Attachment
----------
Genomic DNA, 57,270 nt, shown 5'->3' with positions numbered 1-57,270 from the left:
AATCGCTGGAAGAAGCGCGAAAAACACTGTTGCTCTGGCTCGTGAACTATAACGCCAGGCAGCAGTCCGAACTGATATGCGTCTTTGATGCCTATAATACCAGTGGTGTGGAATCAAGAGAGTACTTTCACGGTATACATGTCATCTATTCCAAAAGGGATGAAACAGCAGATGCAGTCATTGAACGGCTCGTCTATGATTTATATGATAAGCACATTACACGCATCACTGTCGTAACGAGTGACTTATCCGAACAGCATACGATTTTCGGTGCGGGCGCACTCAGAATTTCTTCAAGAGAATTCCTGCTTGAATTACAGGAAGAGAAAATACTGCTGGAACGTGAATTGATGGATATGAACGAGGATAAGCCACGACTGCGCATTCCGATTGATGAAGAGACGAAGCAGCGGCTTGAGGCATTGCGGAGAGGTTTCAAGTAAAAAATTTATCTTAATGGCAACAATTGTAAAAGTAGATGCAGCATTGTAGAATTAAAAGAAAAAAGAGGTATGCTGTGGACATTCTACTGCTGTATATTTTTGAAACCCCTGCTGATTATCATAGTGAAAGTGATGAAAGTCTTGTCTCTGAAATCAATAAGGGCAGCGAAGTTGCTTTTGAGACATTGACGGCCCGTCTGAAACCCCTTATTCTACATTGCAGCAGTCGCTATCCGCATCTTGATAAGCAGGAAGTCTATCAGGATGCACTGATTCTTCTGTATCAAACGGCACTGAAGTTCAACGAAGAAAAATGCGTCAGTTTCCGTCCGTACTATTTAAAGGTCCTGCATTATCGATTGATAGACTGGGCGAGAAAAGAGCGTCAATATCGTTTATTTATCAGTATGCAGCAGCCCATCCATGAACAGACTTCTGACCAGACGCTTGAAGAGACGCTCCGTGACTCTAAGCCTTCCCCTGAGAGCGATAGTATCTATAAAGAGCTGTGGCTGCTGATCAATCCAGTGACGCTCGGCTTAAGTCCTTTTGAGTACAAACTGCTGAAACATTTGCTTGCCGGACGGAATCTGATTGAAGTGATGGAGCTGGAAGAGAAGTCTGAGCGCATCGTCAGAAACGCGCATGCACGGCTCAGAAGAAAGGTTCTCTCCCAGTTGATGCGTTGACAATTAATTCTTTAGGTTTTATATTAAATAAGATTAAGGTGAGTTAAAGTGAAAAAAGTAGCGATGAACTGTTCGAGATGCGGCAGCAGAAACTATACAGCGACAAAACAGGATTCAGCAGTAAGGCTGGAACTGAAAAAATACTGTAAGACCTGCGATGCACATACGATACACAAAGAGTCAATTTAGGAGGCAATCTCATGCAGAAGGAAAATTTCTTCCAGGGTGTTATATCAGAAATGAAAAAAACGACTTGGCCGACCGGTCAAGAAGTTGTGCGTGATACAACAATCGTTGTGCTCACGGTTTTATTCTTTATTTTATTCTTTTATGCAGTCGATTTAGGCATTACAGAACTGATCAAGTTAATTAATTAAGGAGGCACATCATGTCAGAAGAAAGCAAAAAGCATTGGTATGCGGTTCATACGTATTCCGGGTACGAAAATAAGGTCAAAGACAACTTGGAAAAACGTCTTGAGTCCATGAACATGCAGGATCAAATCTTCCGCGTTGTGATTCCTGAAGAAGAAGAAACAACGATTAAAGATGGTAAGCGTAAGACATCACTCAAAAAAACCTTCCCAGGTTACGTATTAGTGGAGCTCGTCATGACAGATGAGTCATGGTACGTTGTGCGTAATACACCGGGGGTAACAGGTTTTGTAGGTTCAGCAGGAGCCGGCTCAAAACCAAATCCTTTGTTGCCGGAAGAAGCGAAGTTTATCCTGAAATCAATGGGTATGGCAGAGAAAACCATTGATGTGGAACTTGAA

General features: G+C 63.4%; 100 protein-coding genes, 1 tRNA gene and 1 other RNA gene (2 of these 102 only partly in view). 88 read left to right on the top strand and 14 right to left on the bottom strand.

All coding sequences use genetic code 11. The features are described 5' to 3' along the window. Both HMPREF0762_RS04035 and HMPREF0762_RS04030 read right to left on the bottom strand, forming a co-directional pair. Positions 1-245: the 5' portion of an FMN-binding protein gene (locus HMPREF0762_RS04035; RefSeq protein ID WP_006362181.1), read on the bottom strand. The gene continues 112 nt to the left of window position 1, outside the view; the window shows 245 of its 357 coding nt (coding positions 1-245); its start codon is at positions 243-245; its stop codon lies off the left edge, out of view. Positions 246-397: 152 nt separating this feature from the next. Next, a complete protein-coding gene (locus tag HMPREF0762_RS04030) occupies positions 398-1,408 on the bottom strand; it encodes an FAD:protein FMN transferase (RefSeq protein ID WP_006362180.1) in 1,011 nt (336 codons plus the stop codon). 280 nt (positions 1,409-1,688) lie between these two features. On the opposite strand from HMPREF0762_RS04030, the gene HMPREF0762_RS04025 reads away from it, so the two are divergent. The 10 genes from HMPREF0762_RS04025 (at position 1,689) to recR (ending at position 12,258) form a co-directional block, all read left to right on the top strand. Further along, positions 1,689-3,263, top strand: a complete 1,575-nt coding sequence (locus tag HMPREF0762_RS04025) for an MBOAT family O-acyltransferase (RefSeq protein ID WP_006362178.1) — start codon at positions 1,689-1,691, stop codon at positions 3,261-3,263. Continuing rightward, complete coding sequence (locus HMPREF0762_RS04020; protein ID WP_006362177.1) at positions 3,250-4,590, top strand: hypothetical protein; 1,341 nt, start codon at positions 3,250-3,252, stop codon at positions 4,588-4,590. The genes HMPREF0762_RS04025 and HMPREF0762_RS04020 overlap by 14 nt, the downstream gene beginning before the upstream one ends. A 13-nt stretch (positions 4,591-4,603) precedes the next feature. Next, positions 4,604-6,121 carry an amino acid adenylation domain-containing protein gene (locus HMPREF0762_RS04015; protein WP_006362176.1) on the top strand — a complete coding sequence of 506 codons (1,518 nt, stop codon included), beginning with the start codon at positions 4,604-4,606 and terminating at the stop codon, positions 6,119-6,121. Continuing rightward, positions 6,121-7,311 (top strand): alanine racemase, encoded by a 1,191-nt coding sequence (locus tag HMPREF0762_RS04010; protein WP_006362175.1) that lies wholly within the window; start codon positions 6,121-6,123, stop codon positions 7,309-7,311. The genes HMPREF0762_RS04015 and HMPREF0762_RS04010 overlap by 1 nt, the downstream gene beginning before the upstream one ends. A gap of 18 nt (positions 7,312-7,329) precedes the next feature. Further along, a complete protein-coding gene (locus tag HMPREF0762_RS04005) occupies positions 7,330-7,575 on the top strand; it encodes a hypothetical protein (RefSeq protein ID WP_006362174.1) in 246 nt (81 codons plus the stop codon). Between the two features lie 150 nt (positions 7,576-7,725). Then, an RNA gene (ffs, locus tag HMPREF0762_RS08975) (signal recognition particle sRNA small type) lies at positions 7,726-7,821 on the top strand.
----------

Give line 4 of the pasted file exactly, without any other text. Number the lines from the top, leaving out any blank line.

All coding sequences use genetic code 11. The features are described 5' to 3' along the window. Both HMPREF0762_RS04035 and HMPREF0762_RS04030 read right to left on the bottom strand, forming a co-directional pair. Positions 1-245: the 5' portion of an FMN-binding protein gene (locus HMPREF0762_RS04035; RefSeq protein ID WP_006362181.1), read on the bottom strand. The gene continues 112 nt to the left of window position 1, outside the view; the window shows 245 of its 357 coding nt (coding positions 1-245); its start codon is at positions 243-245; its stop codon lies off the left edge, out of view. Positions 246-397: 152 nt separating this feature from the next. Next, a complete protein-coding gene (locus tag HMPREF0762_RS04030) occupies positions 398-1,408 on the bottom strand; it encodes an FAD:protein FMN transferase (RefSeq protein ID WP_006362180.1) in 1,011 nt (336 codons plus the stop codon). 280 nt (positions 1,409-1,688) lie between these two features. On the opposite strand from HMPREF0762_RS04030, the gene HMPREF0762_RS04025 reads away from it, so the two are divergent. The 10 genes from HMPREF0762_RS04025 (at position 1,689) to recR (ending at position 12,258) form a co-directional block, all read left to right on the top strand. Further along, positions 1,689-3,263, top strand: a complete 1,575-nt coding sequence (locus tag HMPREF0762_RS04025) for an MBOAT family O-acyltransferase (RefSeq protein ID WP_006362178.1) — start codon at positions 1,689-1,691, stop codon at positions 3,261-3,263. Continuing rightward, complete coding sequence (locus HMPREF0762_RS04020; protein ID WP_006362177.1) at positions 3,250-4,590, top strand: hypothetical protein; 1,341 nt, start codon at positions 3,250-3,252, stop codon at positions 4,588-4,590. The genes HMPREF0762_RS04025 and HMPREF0762_RS04020 overlap by 14 nt, the downstream gene beginning before the upstream one ends. A 13-nt stretch (positions 4,591-4,603) precedes the next feature. Next, positions 4,604-6,121 carry an amino acid adenylation domain-containing protein gene (locus HMPREF0762_RS04015; protein WP_006362176.1) on the top strand — a complete coding sequence of 506 codons (1,518 nt, stop codon included), beginning with the start codon at positions 4,604-4,606 and terminating at the stop codon, positions 6,119-6,121. Continuing rightward, positions 6,121-7,311 (top strand): alanine racemase, encoded by a 1,191-nt coding sequence (locus tag HMPREF0762_RS04010; protein WP_006362175.1) that lies wholly within the window; start codon positions 6,121-6,123, stop codon positions 7,309-7,311. The genes HMPREF0762_RS04015 and HMPREF0762_RS04010 overlap by 1 nt, the downstream gene beginning before the upstream one ends. A gap of 18 nt (positions 7,312-7,329) precedes the next feature. Further along, a complete protein-coding gene (locus tag HMPREF0762_RS04005) occupies positions 7,330-7,575 on the top strand; it encodes a hypothetical protein (RefSeq protein ID WP_006362174.1) in 246 nt (81 codons plus the stop codon). Between the two features lie 150 nt (positions 7,576-7,725). Then, an RNA gene (ffs, locus tag HMPREF0762_RS08975) (signal recognition particle sRNA small type) lies at positions 7,726-7,821 on the top strand.